For each category, I made a list of my top prospects. With Brad’s support as a foundation, I leveraged my network, found connections and followed much of the advice I’ve given before in these posts. For each investor, I articulated the vision, our progress and why I wanted them specifically to be part of the company. Within 30 days, I had an awesome group lined up with several people I only dreamed of getting when I started the process. Time marched forward, we hired an awesome legal team with great experience in the space, drafted documents to form the company, raise the round and get started. I made my first offer to a full-time employee, who could add necessary medical expertise to the team. She chose us over an existing offer and gave notice to her current employer. I started talking about the idea more broadly and made plans for an impending public disclosure around the financing. All systems go with a plan to close in mid-October!

While I was raising the money, we were also working on enhancing the prototype, diving deep into policies and regulations, talking to medical providers and continuing our customer research. As my enthusiasm for working with the team and the investors was increasing, we starting finding serious structural issues in the overall business, mostly outlined in my note to investors. We looked hard at incentives (who wanted us to succeed and who might want us to fail) and I will do this much more deeply in the future. We considered many, many options on ways to incentivize the consumer more and solve the structural issues that seemed entrenched on the provider side (very hard to do). I was optimistic that we could find good solutions but as the days marched forward toward the financing timeline I had communicated, the negatives mounted and my confidence decreased.

During every startup, you reach points of critical inflection; when to narrow to a specific focus (vs. idle chit-chat about ideas), when to start coding an MVP, when to commit full-time and quit your day job, when to raise money, hire your first employees… Obviously, there are many more points in the future, but these early points are some of the most critical. As an entrepreneur, each of these points presents an opportunity to take stock, weigh the risks/rewards, make a plan and then re-commit to the next major milestone/inflection point. Knowing Foundry and the investors I’d lined up and the team I’d recruited, I knew that we were all committing to at least 3-10 years of our lives to work on this idea. I wrestled with the idea, brainstormed with the team, talked with other CEO’s I respected and discussed with my wife who has seen me succeed and fail in the past. The process of discussion and communicating my decision-making criteria helped it crystallize my opinions and in the end, the calculus was not right.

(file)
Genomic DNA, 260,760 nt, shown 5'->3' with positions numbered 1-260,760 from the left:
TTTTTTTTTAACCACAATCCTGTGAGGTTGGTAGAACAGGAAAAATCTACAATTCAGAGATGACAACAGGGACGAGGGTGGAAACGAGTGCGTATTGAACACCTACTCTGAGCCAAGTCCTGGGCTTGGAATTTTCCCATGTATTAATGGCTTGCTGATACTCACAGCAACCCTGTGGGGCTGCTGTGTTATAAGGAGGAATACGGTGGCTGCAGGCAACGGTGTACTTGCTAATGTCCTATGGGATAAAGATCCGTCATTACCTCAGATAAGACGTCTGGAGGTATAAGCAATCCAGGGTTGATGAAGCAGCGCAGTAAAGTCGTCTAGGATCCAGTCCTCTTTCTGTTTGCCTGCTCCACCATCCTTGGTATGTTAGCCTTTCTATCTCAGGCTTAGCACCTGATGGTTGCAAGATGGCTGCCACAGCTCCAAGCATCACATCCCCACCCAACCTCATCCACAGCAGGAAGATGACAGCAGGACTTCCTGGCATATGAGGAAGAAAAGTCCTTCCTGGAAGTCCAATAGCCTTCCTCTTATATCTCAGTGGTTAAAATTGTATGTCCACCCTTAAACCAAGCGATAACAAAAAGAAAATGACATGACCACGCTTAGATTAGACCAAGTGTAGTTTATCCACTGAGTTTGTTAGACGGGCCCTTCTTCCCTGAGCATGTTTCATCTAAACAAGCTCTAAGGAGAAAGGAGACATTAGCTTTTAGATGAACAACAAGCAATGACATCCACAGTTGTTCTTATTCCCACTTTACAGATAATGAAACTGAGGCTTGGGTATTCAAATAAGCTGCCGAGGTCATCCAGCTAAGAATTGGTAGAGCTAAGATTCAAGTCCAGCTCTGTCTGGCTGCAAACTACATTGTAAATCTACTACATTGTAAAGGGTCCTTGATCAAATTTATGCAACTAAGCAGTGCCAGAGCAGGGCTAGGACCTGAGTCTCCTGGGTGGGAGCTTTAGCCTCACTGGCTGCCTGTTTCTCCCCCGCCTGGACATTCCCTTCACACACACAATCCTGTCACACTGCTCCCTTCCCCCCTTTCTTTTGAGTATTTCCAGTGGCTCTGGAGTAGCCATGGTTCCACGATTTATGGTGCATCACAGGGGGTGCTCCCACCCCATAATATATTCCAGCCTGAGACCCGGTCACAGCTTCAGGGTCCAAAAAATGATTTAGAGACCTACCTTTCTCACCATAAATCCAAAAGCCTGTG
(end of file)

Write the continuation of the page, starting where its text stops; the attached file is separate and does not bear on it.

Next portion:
I was in Boulder for a Full Contact board meeting and I’d aligned our schedule around this date. It was planned to be a celebration of the financing, a new company, and a new adventure. Brad and I first met during a run along the river in Denver way back in 2008. While building Gist, we talked about many challenging issues while running or walking. On this day, we walked to Boulder creek trail and I explained my logic and decision. He seemed to know this was coming, which is likely just good investor intuition. I was sad, frustrated and even a little embarrassed. He was conciliatory, thoughtful and supportive. The next day, I sent my note to the other investors and the other partners at Foundry. Some were surprised, many appreciative and this made me feel even better about my decision.

I remain sad, frustrated by the systems and incentives at play in healthcare.   As for healthcare innovation, I do plan to keep working toward an idea worth funding. I hope the other players in the space succeed and I am inspired by people like Eric Topol, Jonathan Bush, Peter Diamandis, and Atul Gawande to find solutions that deliver better results and a life of “optimal health and peak performance”.

Twitter for entrepreneurs – the why and the how of growing a following

I was recently asked to talk to a bunch of budding entrepreneurs about how to use Twitter to grow their own personal brands and therefore additional value to their companies.  The presentation talks about the “why” and the “how” to achieve this and includes some very cool stats from other “social CEOs”.